Saturday night was vendor’s night at Art and Soul. I don’t handle a crowd well, so I got in and out of there pretty quickly. Dan Essig was vending (not teaching) and he said that the company near Asheville where he bought his mica had gone out of business. I bought some very translucent sheets from him, and I hope that he bought enough from that company to sell mica sheets for a long time! I just started using my hoard of mica to make books for sale.

I also bought some colorful yarns spun from recycled saris and banana fiber. Don’t know what I’ll do with them but I’m tired of resisting the urge to own them. If I just hold them in my hands it will be worth it.

And I bought a small book made by Albie Smith, whose class I would take on Sunday. I spent an hour and a half cutting bookboard and tearing Stonehenge paper in preparation for the class that night, since I waited until the very last minute and almost forgot about it altogether!

Albie is a bookbinding instructor who is much in demand, as I found to my dismay when all her classes were filled early. I had heard so many people rave about her that I was thrilled when she opened up more seats in her classes, and I managed to nab one in her Episodic Journal class. Her use of fearless rich color is breathtaking.

Again, I spent the morning painting paste papers, but with the different tools and items available to us my results were quite varied from Diana’s class. Albie and Christine, her daughter, circled the classroom and offered advice and help when needed. We designed papers for the covers, inside and out, and four signature covers to go inside the text block. The text papers were painted with a quick acrylic wash. I swear that the papers I spent the least time and effort on were the most beautiful! I guess that there might be a lesson in that, but maybe it was just luck.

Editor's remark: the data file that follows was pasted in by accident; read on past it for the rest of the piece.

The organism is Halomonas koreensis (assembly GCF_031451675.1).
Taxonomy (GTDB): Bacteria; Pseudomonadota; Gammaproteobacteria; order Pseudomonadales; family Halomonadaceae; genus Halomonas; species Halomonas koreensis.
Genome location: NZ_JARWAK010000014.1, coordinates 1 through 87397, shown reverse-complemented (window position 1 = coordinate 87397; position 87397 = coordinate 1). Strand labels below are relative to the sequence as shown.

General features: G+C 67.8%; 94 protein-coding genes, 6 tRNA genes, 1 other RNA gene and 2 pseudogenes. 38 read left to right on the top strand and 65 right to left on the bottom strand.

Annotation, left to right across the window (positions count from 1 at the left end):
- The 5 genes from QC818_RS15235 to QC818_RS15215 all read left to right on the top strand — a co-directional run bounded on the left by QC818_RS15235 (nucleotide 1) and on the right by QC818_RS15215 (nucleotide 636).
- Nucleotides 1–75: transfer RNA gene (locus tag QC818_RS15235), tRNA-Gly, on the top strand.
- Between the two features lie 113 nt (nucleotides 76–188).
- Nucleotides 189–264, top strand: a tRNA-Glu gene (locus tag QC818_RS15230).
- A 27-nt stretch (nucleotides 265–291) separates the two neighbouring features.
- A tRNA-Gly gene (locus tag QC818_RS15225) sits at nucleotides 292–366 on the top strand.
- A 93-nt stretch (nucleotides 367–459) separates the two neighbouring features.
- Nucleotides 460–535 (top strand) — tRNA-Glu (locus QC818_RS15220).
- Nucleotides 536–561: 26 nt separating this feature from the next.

We made spine covers with bookcloth, which I had not done before, and it made me very enthusiastic to make my own bookcloth when I got home. Doing so at home this past weekend, I recalled a very important lesson. Be very careful to keep the glue off your hands and your work surface so that you don’t get spots on the bookcloth. It is much easier said than done. In the class, Albie called this mistake “a collage opportunity.” I spent Sunday trying to salvage what I screwed up on Saturday. Next time I will have a cleaner workspace and be more mindful of my process when I do this.

Anyhow, here are photos from the class. Albie is an awesome teacher and I will try to get into other classes of hers one day! Her blog is Adventures in Albie Land.

Art and Soul Hampton

A classmate binds her book.

Art and Soul Hampton

Art and Soul Hampton

The books above: all from the class!

Art and Soul Hampton

The book above was Terri’s first book. Ever. I loved her patterns and textures.

Art and Soul Hampton

Another beautiful creation from a classmate.

Art and Soul Hampton

I think the book above was my absolute favorite of all my classmates’ work, although I was blown away by nearly everything done in this class.

Art and Soul Hampton

This classmate’s binding is still in progress, but aren’t the covers gorgeous!

Art and Soul Hampton

MY book from the outside above, and from the inside below.

Art and Soul Hampton

Art and Soul Hampton

Albie and me!